UK Perspectives 2016 – International migration to and from the UK

International migration has been a major topic of discussion in the debate around the EU referendum. But how much migration is there between the UK and the rest of the EU1, and how does that compare with migration to and from the rest of the world?

Part of a series of UK Perspectives providing an overview of key aspects of the nation over the last four decades, this article presents some key statistics relating to International migration to and from the UK.

There are two types of migration to and from the UK.

  • ‘Long-term’ migration is when a person moves country for 12 months or more. It is used in official net migration figures, which help inform our population estimates and projections. It is also used to measure progress towards the government’s ambition to reduce net migration to the tens of thousands a year.
  • ‘Short-term’ migration is when a person moves country for between one and 12 months. People visiting a country for less than one month are excluded from these figures.

What are the levels of long-term international migration in the UK?

ONS statistics on long-term international migrants include three main measures:

  • Immigration – number of people who have moved to the UK for at least a year.
  • Emigration – number of people who have left the UK for at least a year.
  • Net migration – the difference between the number of people moving to live in the UK and the number of people moving out of the UK to live elsewhere.

In 20152 an estimated3 630,000 people immigrated to live in the UK. This is over twice as many as the 297,000 people who emigrated from the UK to live abroad, resulting in a net migration estimate of 333,000.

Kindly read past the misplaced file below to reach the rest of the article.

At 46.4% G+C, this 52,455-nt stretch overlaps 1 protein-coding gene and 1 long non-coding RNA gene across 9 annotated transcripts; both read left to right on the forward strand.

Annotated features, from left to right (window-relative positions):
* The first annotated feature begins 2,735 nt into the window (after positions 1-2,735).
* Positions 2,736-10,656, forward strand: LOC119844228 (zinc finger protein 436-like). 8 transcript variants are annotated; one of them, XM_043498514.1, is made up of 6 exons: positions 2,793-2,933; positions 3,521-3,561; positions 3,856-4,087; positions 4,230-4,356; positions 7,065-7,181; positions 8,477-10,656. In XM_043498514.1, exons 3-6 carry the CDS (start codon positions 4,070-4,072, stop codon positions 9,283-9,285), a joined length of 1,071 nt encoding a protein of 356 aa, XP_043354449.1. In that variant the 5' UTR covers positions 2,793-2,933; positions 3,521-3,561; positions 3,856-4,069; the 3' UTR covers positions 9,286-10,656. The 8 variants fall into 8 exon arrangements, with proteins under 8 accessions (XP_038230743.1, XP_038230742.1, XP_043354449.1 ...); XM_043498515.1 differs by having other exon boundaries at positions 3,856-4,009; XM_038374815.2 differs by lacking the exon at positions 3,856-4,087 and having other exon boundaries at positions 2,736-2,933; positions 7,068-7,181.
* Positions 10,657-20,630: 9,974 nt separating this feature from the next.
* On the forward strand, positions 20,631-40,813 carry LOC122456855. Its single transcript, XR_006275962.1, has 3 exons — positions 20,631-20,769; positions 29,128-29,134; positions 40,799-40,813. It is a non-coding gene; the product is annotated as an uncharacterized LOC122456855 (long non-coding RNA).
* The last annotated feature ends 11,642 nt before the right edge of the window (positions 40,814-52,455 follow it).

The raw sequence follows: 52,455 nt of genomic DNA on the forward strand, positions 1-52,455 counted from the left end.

Net migration hasn’t always been positive in the UK. Between 1964 and 1979 more people left the UK overall than arrived to live in the UK.

Since 1994 the number of people immigrating to the UK has consistently been greater than the number emigrating each year.

Over the last two decades, both immigration and emigration have increased, with immigration exceeding emigration by more than 100,000 in every year since 1998.

 

Long-Term International Migration, UK, 1964 to 20154


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Recent peaks have coincided with new countries’ accession to the EU. For example, between 2003 and 2004, immigration increased 15% reaching a record high at the time of 589,000. This coincided with accession of the EU8 – the eight central and eastern European countries that joined the EU on May 1, 2004: Czech Republic, Estonia, Hungary, Latvia, Lithuania, Poland, Slovakia and Slovenia.

In January 2007, Bulgaria and Romania (the EU2) joined the EU. However, migrants coming to the UK from these countries were initially subject to transitional employment restrictions, which placed limits on the kind of employment they could undertake. These restrictions ended on January 1, 2014.

Where do long-term immigrants to the UK come from?

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In 2015, a total of 44% (277,000) of long-term immigrants to the UK were non-EU citizens, 43% (270,000) were EU citizens and 13% (83,000) were British citizens.

Long-term International Immigration to the UK by citizenship, 1975 to 2015


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Non-EU citizens continue to account for a slightly larger share of immigration than EU citizens.

Long-Term International Immigration to the UK by citizenship, 2015


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British citizens immigrating to the UK may be returning to the UK after living abroad for a period and some will be British citizens who were born abroad5.

In 2015 EU156 citizens accounted for just under half (129,000) of all people immigrating from the EU. EU87 citizens from Central and Eastern Europe make up 27% (73,000) of all people immigrating from the EU. Bulgaria and Romania (the EU2) account for practically all (97%) of the immigration in the ‘Other EU’8 category.